Diwali Sweets are distributed and gifts are exchanged. Sweets help to alleviate any bitterness and are indicative of rekindled friendships and relationships.

 

Story & History of Diwali festival

Diwali originated as a harvest celebration to commemorate the final harvest before winter. As they closed their accounting books and hoped for prosperity in the new fiscal year, individuals in India sought the heavenly blessings of Lakshmi, the goddess of wealth. Today, companies across the Indian subcontinent continue to observe the fourth day of Diwali as the first day of the new fiscal year.

The ancient Indian festival of Diwali, which is celebrated with dazzling lights and a holy significance, is an essential element of Indian civilization, and its history is intricately interwoven with the beginnings and development of Hindu religion. The traces and references to the history of Diwali may be found in a variety of intriguing and fascinating tales of Hindu mythology, which are supported by many ancient holy texts, such as the Puranas, that tell the narrative of the festival.

Some of the earliest Sanskrit texts on the subject date from about 500 BCE, such as the Padma Purana and the Skanda Purana. The latter mentions diyas (lamps) as representing components of the sun, portraying it as the cosmic source of light and energy to all life, which periodically changes in the Hindu month of Kartik.

Sanskrit inscriptions in stone and copper referencing Diwali, often with words like Dipotsava, Dipavali, Divali, and Divalige, have been found at a number of locations throughout India. A 10th century Rashtrakuta empire copper bowl inscription of Krsna III that makes reference to Dipotsava and a 12th century Sanskrit-Kannada Sinda inscription found at the Isvara temple of Dharwad in Karnataka that refers to the festival as a "holy event" are two examples.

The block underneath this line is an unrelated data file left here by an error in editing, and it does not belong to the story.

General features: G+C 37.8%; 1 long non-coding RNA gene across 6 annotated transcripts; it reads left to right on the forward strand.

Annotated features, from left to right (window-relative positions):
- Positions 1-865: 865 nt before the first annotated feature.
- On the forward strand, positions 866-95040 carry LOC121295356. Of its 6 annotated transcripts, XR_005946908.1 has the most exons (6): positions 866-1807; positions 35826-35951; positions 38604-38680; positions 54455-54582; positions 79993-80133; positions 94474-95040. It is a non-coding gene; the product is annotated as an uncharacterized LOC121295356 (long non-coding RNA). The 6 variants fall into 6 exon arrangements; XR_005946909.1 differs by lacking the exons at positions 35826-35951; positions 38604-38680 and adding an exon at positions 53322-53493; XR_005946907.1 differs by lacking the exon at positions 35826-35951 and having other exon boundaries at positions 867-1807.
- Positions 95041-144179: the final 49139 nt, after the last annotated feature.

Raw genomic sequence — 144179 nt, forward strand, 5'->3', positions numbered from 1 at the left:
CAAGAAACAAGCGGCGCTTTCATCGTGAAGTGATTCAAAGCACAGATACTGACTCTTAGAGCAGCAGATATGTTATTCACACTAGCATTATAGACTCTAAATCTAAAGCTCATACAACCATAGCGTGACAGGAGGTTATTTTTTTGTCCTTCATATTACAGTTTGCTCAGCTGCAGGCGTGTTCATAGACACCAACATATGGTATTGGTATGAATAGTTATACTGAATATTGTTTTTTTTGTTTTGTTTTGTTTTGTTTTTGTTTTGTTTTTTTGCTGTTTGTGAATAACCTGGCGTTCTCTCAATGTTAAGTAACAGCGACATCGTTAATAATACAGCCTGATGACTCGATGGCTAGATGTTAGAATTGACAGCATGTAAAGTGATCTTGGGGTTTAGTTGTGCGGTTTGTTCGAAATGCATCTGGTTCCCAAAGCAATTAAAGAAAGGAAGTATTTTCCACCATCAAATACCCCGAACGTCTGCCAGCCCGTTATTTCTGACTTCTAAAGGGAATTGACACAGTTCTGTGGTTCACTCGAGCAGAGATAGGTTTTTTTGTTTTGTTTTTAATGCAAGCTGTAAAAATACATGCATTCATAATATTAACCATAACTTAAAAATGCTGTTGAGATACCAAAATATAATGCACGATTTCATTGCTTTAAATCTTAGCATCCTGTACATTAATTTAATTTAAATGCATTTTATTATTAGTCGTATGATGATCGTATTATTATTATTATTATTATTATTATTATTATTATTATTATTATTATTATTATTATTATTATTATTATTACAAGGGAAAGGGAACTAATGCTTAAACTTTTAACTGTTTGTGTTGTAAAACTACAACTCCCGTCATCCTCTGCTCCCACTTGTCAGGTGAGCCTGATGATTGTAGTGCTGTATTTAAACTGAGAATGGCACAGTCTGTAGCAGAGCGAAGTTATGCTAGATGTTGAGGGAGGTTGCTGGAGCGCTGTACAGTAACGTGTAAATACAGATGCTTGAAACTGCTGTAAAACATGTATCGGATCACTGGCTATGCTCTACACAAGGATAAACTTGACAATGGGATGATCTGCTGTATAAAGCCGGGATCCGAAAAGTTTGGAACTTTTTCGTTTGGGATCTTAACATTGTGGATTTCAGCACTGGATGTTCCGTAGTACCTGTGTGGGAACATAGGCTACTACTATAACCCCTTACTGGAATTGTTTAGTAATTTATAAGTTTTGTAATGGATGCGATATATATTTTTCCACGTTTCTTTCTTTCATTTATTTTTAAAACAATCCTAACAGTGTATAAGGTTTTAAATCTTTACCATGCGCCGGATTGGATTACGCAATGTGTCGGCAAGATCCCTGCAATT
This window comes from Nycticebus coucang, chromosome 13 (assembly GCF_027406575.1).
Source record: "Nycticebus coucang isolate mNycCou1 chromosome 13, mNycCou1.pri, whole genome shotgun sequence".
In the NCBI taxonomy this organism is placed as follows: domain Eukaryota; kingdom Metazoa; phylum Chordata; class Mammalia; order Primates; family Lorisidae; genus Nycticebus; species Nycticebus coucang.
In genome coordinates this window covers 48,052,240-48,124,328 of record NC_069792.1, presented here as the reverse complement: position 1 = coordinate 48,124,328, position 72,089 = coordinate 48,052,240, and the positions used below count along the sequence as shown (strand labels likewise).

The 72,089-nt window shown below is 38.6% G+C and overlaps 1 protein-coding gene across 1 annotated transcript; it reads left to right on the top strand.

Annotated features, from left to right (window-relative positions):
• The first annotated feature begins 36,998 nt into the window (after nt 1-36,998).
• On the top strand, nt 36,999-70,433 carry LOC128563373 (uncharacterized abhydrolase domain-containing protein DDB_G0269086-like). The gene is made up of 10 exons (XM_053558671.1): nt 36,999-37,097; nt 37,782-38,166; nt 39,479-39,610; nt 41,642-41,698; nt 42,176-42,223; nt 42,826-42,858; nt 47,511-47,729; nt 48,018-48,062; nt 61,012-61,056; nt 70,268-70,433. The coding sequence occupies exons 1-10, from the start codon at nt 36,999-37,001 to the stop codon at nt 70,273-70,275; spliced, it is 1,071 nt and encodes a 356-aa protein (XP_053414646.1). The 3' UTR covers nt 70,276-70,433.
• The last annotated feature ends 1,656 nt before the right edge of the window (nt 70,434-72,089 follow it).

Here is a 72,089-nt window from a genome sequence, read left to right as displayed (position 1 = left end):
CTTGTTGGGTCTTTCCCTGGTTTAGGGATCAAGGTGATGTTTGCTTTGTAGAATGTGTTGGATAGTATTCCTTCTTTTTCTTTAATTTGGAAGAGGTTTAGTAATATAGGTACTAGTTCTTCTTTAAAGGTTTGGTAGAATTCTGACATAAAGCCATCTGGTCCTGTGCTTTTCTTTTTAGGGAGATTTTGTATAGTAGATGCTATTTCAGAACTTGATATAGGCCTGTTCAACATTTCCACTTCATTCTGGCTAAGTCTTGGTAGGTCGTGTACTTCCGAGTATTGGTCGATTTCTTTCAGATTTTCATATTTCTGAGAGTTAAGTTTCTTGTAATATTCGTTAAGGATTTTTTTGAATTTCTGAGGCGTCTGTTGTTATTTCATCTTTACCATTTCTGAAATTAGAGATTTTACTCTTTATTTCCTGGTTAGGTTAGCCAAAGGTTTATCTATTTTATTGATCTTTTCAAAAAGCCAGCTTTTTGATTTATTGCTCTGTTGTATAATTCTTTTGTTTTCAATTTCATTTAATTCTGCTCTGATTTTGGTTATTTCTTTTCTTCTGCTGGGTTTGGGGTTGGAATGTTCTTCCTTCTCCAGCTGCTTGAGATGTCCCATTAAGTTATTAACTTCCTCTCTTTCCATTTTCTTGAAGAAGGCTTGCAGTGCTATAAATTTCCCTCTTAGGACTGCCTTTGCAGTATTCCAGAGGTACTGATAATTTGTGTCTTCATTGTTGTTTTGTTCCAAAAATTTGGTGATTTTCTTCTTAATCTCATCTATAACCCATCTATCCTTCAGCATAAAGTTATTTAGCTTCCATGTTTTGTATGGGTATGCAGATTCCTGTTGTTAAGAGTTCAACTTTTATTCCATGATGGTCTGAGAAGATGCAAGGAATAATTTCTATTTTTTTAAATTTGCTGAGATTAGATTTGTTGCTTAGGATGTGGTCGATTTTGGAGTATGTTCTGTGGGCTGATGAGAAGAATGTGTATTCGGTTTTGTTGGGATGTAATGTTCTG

In the Ranganatha temple Sanskrit inscription of the 13th century Kerala Hindu monarch Ravivarman Samgramadhira, this event is referred to as Dipotsavam. "The auspicious festival of lights which disperses the most profound darkness, which in former days was celebrated by the kings”.

Diwali is a post-harvest celebration in India that celebrates the abundance that follows the advent of the monsoon. And, above all the stories and legends about it, is a deep-rooted custom to pray to Goddess Lakshmi and Lord Ganesha together during the main celebrations. Lakshmi being of the Vaishnavite tradition and Ganesha of the Shaivite tradition of Hinduism. Depending on the region, celebrations may also involve prayers to one or more other Hindu deities as well, as to Goddess Kali in Eastern India or to Lord Krishna in Southern India with their respective stories and legends too.

More about Diwali's plentiful and diverse stories and legends below.

 

What Religions Celebrates Diwali?

Diwali is a holiday celebrated not just by Hindus but also by followers of other faiths such as Buddhism, Sikhism, and Jainism. Buddhists commemorate Diwali as the day Emperor Ashoka accepted Buddhism; Jains celebrate Diwali as the day Lord Mahavira achieved Nirvana; and Sikhs commemorate the day as the day their Sixth Guru Hargobind Ji was released from jail. Jains, Sikhs, Nepalese Hindus, Newar Buddhists and Muslims also celebrate it. Although each faith commemorates various historical events and tales, the festival, as mentioned above, symbolizes the same symbolic triumph of light over darkness, knowledge over ignorance, and good over evil. This is what does diwali represent regardless the region or religion where it is celebrated.

Aside the above religions that celebrates Diwali with a long tradition, in recent years we see Diwali celebrations taking place also on western countries among followers of occidental widespread religions like Christianity and Islam. The universal meaning of Diwali as good over evil, light over darkness and knowledge over ignorance, transcends followers of all faiths, gathering all together for the same celebration and because Diwali is one of the happiest festivals each year.